Global Inventory and Similarity Rating of Singing Voice Assessment Terms Used at English Speaking Academic Institutions

  • Josipa Bainac Hausknecht
    Affiliations
    Department of Musicology, University of Music and Dramatic Arts Mozarteum Salzburg, Salzburg, Austria

    Department of Music Acoustics – Wiener Klangstil (IWK), University of Music and Performing Arts Vienna, Vienna, Austria
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  • Kristen M. Murdaugh
    Affiliations
    Department of Musicology, University of Music and Dramatic Arts Mozarteum Salzburg, Salzburg, Austria

    Antonio Salieri Department of Vocal Studies and Vocal Research in Music Education, University of Music and Performing Arts Vienna, Vienna, Austria
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  • Elke Nagl
    Affiliations
    Antonio Salieri Department of Vocal Studies and Vocal Research in Music Education, University of Music and Performing Arts Vienna, Vienna, Austria
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  • Christian T. Herbst
    Correspondence
    Address correspondence and reprint requests to Christian T Herbst: [email protected]
    Affiliations
    Antonio Salieri Department of Vocal Studies and Vocal Research in Music Education, University of Music and Performing Arts Vienna, Vienna, Austria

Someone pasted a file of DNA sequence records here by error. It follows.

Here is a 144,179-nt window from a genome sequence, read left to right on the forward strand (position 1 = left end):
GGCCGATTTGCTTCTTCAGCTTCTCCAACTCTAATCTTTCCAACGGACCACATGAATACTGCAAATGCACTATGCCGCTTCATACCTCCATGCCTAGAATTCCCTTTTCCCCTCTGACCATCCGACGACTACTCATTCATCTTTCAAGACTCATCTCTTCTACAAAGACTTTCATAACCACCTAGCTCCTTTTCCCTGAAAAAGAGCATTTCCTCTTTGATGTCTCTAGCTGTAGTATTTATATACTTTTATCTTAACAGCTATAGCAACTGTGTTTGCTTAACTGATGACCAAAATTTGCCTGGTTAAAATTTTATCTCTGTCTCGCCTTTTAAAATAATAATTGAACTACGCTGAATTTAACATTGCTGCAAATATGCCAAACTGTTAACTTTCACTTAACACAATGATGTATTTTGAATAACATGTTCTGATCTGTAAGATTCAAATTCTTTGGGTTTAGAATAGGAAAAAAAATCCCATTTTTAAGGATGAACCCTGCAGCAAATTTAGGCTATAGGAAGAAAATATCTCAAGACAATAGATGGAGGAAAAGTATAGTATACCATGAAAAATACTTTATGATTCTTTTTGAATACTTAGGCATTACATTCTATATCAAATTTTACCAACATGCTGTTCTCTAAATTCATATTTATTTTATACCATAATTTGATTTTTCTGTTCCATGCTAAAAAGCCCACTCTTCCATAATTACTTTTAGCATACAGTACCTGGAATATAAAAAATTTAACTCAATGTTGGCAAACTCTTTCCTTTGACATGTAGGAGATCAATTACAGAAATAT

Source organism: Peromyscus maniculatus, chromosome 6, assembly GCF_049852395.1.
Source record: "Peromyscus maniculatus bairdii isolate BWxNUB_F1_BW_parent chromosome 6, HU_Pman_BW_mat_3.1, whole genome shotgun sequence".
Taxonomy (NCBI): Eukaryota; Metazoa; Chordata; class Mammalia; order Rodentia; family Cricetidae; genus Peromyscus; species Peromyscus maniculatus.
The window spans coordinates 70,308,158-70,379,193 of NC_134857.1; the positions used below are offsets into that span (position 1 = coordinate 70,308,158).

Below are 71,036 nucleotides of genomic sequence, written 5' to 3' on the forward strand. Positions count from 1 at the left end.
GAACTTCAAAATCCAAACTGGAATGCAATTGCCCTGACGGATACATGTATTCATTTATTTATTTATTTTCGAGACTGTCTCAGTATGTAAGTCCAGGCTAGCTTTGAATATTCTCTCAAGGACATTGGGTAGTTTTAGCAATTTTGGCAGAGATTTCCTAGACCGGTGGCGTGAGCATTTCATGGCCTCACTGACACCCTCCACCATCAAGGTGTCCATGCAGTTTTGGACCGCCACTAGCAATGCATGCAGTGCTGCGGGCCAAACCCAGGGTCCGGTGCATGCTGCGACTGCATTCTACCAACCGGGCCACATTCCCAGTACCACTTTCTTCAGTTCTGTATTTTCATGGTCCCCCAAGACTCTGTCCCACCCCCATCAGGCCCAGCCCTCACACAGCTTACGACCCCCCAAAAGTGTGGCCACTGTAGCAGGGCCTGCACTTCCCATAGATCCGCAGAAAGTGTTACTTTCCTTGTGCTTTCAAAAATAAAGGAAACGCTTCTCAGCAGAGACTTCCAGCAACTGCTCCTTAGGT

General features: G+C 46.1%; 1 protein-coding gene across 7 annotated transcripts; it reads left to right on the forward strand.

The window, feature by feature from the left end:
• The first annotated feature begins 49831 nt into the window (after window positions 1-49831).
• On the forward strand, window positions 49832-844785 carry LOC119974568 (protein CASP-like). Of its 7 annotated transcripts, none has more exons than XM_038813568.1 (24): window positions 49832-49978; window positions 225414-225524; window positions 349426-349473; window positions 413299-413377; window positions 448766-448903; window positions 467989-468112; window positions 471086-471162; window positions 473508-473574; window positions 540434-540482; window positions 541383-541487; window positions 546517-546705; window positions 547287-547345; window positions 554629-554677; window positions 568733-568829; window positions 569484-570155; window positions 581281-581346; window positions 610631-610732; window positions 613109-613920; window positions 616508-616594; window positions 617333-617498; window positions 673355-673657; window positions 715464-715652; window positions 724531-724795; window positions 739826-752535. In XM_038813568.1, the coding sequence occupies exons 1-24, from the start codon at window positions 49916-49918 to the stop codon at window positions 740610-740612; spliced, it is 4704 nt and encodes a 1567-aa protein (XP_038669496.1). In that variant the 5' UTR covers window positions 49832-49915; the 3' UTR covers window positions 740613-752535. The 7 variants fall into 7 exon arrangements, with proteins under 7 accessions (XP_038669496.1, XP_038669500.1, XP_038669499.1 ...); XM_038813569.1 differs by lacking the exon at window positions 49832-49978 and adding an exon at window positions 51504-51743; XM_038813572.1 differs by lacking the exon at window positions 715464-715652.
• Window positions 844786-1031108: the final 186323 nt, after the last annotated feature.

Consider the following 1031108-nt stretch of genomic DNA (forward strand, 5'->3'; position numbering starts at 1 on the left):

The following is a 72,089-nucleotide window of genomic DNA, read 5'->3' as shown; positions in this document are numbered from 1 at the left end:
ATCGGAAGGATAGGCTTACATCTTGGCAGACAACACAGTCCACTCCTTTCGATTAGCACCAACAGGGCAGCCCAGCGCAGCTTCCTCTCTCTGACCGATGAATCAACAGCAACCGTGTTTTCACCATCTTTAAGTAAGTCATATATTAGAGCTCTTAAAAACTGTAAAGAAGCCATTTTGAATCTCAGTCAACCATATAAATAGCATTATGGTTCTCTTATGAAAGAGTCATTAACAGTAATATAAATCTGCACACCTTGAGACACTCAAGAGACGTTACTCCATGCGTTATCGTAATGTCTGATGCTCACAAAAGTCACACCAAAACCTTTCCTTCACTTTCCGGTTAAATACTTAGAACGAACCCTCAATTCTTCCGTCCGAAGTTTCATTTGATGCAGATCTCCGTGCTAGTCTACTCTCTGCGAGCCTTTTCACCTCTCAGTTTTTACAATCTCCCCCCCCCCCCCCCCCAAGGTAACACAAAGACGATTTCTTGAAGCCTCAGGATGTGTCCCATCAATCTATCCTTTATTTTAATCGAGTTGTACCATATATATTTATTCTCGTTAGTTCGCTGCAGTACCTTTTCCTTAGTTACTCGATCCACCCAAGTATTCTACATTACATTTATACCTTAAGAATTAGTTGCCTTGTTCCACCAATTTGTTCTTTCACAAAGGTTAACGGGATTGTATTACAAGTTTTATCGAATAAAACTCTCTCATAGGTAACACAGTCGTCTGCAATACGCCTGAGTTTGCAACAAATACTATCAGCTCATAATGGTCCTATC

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Published:November 09, 2021DOI:https://doi.org/10.1016/j.jvoice.2021.08.020

      Summary

      The choice of terms to describe and assess the singing voice is an essential part of vocal pedagogy. However, previous work suggested that singing terminology used in academia may be somewhat ambiguous. To address this issue, the authors a) compiled a comprehensive inventory of singing voice assessment terms used by English-speaking academic institutions worldwide and b) with the help of 22 highly experienced singing voice teachers, grouped the most prevalent terms based on their conceptual similarity. Only about a fifth of all targeted institutions provided materials and information online. Overall, a total of 292 different terms were found in the 64 available sources. This surprisingly large number of terms could be reduced by approximately 61% through lexical grouping. In the resulting data set, only 24 of the 114 terms occurred in at least 20% of the online sources, suggesting a rather low current density of information as well as little to no systematic and coordinated use of terms across institutions. The singing voice expert's similarity rating of the 24 most prevalent terms revealed a non-uniform distribution, suggesting that only some of these terms can be used interchangeably. Overall, these findings hint at the underlying complexity of voice assessment on a descriptive and qualitative level, highlighting the need for further research in this area.

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